No earlier than a few weeks ago, PM Victor Ponta once again pointed out his intention to complete his entire four year term. Having been a Prime Minister since May 7, 2012 and reappointed on December 17, 2012, after Parliament elections, Ponta declared for a TV station that he intended to finish his term as PM at the end of next year, after the Parliamentary elections, and jokingly added that “this also depends on the benevolence of DNA”.
Asked whether he would carry out his term until the Parliamentary elections of 2016, Ponta replied as follows: “As DNA wishes. Besides the joke, things are quite clear. We complete our term, and afterwards, voters may decide whether PSD –PC-UNPR stay or they are replaced by the new PDL, as Blaga named it. If, until 2016, the decision will not be reached by voters, but by someone else, we will wait and see”, Ponta had declared at that time.
And, now, after the Prime Minister was summoned for a hearing at the National Anti-corruption Directorate (DNA) on Friday, to be notified that he was a suspect in the file of Senator Dan Sova and that he was prosecuted for forgery, complicity to tax evasion and money laundering, the declarations made in April by the Head of the Government suddenly get another meaning.
I do not think that Victor Ponta’s “joke” referring to the benevolence of DNA was mere premonition. And the mystery and connotation of this phrase is revealed now, once DNA has targeted him, notifying him on Friday about his quality as a suspect in a criminal inquiry.
Perhaps Ponta had had signals that the trap was closing around Dan Sova, his former business partner during 2007 – 2011, while both of them were working as lawyers, and knew that, sooner or later, DNA prosecutors would reach him as well. And now they did, and PM Ponta’s summoning to the DNA proves the truth of old sayings such as “You never avoid what you fear” and “Be careful of what you wish, as it may happen”.
Ponta’s relation, as a former prosecutor himself, with justice, may be defined as troublesome for the last few months, as Ponta had made very contrasting declarations.
Immediately after the cold shower of presidential elections, while attempting to recover some of his image capital affected by the defeat, Victor Ponta had demanded his colleagues zero tolerance towards corruption and had announced that Social-Democrats facing legal issues will no longer be protected by the Parliament. Moreover, he had promised at the same time that Social-Democrat members of the Parliament would support all criminal pursuit, retaining or arrest demands coming from magistrates.
“We will vote for the definitive rejection of Amnesty and Pardon Law and for approving all requests by prosecutors. It is our first message that we have understood what the electors were trying to tell us”, Victor Ponta has been declaring at that time. He seemed very determined to drastically change the image of the party by removing from PSD anyone who had violated the law and detaching the party from members facing legal accusations.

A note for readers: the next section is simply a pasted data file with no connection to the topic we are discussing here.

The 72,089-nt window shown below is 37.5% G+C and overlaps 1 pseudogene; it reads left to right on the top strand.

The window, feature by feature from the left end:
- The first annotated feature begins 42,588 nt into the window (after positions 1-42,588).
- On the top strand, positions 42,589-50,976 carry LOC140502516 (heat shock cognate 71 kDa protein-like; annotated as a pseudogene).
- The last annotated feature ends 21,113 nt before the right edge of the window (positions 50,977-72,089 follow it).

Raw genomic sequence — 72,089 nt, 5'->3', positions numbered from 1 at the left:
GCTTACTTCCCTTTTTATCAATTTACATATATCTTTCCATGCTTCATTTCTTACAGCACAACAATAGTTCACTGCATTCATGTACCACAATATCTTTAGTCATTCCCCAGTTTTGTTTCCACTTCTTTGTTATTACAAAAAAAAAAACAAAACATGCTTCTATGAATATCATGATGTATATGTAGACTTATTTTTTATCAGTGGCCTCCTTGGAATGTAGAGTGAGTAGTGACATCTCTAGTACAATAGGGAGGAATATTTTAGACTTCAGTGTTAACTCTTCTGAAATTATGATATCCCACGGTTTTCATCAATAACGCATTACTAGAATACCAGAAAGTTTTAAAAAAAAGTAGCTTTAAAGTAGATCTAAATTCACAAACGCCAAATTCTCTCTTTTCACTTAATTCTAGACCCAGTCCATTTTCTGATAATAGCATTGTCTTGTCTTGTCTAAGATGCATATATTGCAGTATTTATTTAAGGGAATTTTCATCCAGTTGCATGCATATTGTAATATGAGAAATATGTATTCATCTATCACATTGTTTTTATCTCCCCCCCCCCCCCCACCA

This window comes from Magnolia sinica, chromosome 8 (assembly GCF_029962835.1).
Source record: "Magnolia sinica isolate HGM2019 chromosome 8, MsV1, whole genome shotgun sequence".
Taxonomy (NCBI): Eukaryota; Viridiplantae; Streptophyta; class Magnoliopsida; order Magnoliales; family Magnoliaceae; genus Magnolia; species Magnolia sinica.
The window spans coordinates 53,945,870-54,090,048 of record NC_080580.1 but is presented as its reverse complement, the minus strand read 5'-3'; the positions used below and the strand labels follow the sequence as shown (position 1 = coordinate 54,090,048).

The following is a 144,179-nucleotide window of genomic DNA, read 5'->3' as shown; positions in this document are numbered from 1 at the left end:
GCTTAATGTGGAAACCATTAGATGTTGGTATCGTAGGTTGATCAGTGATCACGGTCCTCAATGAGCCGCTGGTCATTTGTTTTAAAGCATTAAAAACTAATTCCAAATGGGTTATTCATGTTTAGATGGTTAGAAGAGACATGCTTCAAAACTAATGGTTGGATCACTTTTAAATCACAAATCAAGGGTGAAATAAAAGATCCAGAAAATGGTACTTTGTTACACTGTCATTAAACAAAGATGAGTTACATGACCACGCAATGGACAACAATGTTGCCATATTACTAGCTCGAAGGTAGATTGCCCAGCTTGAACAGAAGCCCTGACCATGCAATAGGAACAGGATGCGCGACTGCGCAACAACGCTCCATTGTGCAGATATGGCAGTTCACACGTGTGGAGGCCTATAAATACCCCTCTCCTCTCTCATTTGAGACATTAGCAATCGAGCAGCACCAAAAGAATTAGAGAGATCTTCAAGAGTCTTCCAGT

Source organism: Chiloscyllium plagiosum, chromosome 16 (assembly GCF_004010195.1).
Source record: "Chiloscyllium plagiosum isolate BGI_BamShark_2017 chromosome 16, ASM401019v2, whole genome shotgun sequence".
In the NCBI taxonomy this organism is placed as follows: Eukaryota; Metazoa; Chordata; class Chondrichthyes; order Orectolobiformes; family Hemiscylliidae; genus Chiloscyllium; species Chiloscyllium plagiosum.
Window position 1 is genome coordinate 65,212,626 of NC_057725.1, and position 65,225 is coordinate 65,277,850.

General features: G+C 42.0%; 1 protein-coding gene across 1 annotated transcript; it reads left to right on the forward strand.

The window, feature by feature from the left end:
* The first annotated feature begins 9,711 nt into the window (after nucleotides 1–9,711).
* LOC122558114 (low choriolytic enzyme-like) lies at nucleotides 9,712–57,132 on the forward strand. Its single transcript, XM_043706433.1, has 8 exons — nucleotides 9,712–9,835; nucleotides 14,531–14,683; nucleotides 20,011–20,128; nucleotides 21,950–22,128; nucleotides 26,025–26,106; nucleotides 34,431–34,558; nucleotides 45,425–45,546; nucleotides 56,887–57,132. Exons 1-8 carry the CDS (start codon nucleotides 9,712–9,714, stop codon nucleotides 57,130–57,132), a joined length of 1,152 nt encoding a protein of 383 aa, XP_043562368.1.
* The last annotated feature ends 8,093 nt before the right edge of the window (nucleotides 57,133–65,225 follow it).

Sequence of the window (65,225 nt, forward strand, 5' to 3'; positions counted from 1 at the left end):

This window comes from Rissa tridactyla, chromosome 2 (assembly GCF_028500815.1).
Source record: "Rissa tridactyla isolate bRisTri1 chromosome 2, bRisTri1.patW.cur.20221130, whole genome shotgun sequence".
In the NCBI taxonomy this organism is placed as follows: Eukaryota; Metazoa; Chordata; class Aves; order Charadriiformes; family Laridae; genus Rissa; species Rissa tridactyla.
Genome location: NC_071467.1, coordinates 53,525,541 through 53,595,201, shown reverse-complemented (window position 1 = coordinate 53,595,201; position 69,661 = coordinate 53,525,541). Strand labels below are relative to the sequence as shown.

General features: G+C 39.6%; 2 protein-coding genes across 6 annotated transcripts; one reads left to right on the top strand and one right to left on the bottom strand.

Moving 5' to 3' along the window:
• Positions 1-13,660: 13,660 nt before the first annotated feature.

“Our tolerance to corruption offences should be zero. So should be our actions and attitudes”, Ponta had declared at that time, more firmly than ever before.
Thus, by an amendment applied to PSD status by Victor Ponta himself, the National Council of the party decided three months ago that all defendants in corruption files would lose both their positions inside the party and those inside the Government.
“It is a certain political responsibility. For corruption offences, you must step back from an important position”, the Head of the Government and of the Social-Democrat Party had declared at that time.
Victor Ponta’s approach to justice and anti-corruption files published by DNA prosecutors gradually changed though, as the criminal issues faced by the members of his party increased.
Former prosecutor Victor Ponta, who had been quite cautious and reserved up to a certain moment, on commenting ongoing inquiries or the activity of prosecutors, suddenly became critical to his former professional colleagues. It happens especially after his brother in law became the subject of a criminal inquiry that determined visits by both his mother and sister to DNA, for declarations.
Therefore, from the politician who had made cautious statements related to justice, Ponta gradually started, during the last few months, to become an active critic of prosecutors, for how they acted in his former business partner Senator Dan Sova’s case, accusing them of not sending to Court Dan Sova’s file but attempting to arrest him based on the procedure of demanding approval from the Senate, dominated by a PSD majority, that had saved Dan Sova from preventive arrest twice, overruling prosecutors’ request. “Telling ‘I do not want to send you to Court, to face judges, I want to arrest you’ is a mere political gesture, I think”, the Prime Minister recently declared.